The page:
Despite the team’s unparalleled success, “The USSF has allocated fewer resources promoting WNT games than it has allocated promoting MNT games; has not announced WNT games with sufficient notice to allow for maximum attendance; and has not used all available means to promote WNT games in a manner at least equal to MNT games.” Promotion of the WNT is a sign of respect that these women deserve, yet the USSF is using more of their resources to promote their male athletes.

The lawsuit provides evidence as to how the USSF discriminates against the WNT by giving them less favorable terms and conditions than the MNT. “The USSF further continues to discriminate against Plaintiffs and similarly situated WNT players by having set ticket prices to the WNT games at a lower price than for MNT games,” the lawsuit states. “The USSF’s unilateral decision to set such lower ticket prices, coupled with its decision to provide substantially less marketing and promotion support to the WNT, results in USSF-manufactured revenue depression for the WNT, which is then used as a pretext for lower compensation for Plaintiffs.”

The girls’ varsity basketball team at Latin faces similar disparities when it comes to the Latin versus Parker winter game. It’s been a tradition that the boys’ team plays after the girls’ game, but this has caused issues over the years. There seem to be fewer students supporting the girls’ team, even though the girls’ team has been equally as successful, if not more, in recent years. They’ve won regionals the past four years in a row, while the boys’ team has not won regionals since the 2011-2012 season. Also, over the past four seasons, the girls’ team holds a record of 86-27, while the boys’ record over this span is 67-36. Despite the girls’ success, many fans show up right when the girls finish playing.

“They don’t get anything close to the support that the boy’s team receives,” said Stefanie Pollock, a junior midfielder on the girls’ varsity soccer team. “I think that overall boys teams are considered a bigger deal than the girls’ teams even though we are doing just as well in our seasons.” Jessie Sulger, a senior captain for the soccer team, said, “It’s frustrating that although [the girls] often dominate, less than a quarter of the number of fans come to support.”

It isn’t just up to faculty to change this culture: it’s up to the student body. “I think that there needs to be a push by students,” said Ms. McGlinn. “I would argue that the girls’ basketball team has been great here for a really long time, so it’s not like people should be going because the girls aren’t as good as the guys.” Teachers aren’t the only ones who recognize that students need to step up to support their classmates. “I think in Latin, generally the coaches and school try to treat teams equally,” said Annabel Edwards, a senior defender on the girls’ varsity soccer team. “However there is still always more attendance at boys games and I think that comes from the students.”

Injustices like that within the USSF and at Latin negate the progress that women have made over the past hundred or so years—yet women are now standing up for what they believe in. Although it’s not happening at a wider scale at Latin, the fact that the WNT is suing the USSF sends a strong message to young girls that standing up against discrimination, no matter how arduous, is the most effective way to create change.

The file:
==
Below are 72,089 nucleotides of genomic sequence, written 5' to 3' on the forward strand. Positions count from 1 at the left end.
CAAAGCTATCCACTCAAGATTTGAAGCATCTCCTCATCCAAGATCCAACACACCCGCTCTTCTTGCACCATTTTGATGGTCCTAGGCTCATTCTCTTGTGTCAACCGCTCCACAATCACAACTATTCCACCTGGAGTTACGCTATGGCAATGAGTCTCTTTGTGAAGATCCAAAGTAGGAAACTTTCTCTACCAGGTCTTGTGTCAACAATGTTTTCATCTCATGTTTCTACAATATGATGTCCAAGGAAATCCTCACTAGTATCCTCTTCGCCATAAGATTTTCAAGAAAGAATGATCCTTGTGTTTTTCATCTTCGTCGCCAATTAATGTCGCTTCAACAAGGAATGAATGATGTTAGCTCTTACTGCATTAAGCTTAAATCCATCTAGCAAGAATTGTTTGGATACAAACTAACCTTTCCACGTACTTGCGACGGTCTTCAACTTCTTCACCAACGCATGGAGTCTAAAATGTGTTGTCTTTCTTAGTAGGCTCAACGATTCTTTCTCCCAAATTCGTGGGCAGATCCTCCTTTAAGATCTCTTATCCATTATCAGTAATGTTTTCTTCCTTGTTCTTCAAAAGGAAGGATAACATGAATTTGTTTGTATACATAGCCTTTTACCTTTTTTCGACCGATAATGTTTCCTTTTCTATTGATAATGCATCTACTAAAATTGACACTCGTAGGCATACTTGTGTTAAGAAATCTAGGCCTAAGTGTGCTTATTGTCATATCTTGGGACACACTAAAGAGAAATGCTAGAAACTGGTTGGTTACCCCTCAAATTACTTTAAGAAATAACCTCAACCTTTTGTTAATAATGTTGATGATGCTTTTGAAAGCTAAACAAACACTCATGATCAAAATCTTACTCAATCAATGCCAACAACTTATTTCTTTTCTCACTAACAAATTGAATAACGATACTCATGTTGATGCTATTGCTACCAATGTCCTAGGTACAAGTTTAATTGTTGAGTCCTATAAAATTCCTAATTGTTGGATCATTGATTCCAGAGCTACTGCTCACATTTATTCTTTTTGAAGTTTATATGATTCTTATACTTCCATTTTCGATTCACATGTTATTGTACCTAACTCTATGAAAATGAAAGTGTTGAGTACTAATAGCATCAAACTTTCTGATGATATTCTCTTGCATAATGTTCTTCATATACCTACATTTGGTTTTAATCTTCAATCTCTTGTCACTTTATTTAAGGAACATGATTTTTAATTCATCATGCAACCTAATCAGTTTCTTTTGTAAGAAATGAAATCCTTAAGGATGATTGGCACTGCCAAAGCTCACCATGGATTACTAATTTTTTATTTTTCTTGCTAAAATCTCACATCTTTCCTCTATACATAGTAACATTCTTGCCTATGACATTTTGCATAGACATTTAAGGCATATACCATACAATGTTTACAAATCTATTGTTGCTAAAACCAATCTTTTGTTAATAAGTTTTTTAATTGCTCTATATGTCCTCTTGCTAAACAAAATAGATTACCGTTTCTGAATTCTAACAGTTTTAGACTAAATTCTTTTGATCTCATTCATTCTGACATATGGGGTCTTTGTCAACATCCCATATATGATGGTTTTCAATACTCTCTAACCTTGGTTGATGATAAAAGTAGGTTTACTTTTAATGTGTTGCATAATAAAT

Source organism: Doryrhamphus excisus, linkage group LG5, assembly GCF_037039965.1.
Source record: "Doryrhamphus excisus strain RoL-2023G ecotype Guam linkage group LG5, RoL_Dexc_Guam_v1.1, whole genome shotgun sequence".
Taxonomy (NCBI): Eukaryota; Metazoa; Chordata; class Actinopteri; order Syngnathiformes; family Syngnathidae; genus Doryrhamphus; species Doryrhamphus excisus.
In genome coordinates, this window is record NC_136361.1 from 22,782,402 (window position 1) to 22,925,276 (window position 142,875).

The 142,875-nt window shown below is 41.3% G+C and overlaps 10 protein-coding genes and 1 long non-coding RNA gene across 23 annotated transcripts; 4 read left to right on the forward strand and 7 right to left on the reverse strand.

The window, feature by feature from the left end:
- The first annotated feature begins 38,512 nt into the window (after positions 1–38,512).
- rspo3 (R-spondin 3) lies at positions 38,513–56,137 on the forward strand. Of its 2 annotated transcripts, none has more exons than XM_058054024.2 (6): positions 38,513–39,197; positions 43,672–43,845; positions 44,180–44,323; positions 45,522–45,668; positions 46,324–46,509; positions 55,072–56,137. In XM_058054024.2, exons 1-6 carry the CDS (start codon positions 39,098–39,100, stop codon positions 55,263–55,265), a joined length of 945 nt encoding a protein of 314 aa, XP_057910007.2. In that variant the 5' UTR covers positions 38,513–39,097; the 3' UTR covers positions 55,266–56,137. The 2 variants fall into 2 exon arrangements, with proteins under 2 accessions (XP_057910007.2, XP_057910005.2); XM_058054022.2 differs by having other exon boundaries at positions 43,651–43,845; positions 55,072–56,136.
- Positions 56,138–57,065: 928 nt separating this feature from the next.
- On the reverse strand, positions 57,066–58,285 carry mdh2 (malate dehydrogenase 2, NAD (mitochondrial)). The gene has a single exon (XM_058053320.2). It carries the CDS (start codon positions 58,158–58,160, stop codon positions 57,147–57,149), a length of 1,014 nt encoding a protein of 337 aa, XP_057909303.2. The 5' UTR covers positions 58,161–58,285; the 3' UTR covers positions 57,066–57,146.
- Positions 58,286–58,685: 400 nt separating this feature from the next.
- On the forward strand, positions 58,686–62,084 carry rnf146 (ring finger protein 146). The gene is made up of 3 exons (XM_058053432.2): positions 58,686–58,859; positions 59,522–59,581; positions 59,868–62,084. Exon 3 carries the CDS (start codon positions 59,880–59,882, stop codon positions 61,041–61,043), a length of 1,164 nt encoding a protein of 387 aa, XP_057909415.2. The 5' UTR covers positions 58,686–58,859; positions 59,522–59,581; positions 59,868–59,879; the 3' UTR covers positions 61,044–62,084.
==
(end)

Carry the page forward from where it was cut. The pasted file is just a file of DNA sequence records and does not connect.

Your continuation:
“It feels good to know that there are women out there who see something wrong with the system and are trying to fix it,” said Malia Brandt, a sophomore center midfielder for the Latin girls’ varsity soccer team. “This lawsuit sends the message to young aspiring female athletes that they are just as important as the aspiring boys their age, and that they have the same right to play a sport as boys.”

“I think there is often so much inequality between so many different sports and to have the women’s team, such a successful group of women, speaking out is very empowering,” said Jessie Sulger. “For so long these injustices go unheard of and no one speaks about them, but to have women in the spotlight making their voices is heard is amazing.”

With the World Cup arriving in less than two weeks, all eyes will be on the number one ranked team in the world. Not only are they expected to win, but winning would only strengthen their cause for equal pay. If they can win their fourth World Cup title, it might show the USSF that they are on another level compared to the men’s team, who have never even won a World Cup.

This lawsuit not only impacts women in sports but also women in society. “The fact that this women’s team is so good, and we constantly tell women in American society that if you work really hard or if you’re really good at something you’ll be recognized or rewarded, yet this suggests that that’s isn’t true to young girls,” said Ms. Hennessy.

“I feel that women’s sports, in general, are often not perceived as being as important in our society than men’s,” said Ms. McGlinn. “And I think often that starts at younger ages and that’s something as a society we need to look at cultivating whatever it is, sports or academic interests, that gender should not at all have a role to play at who should be given more focus and support.”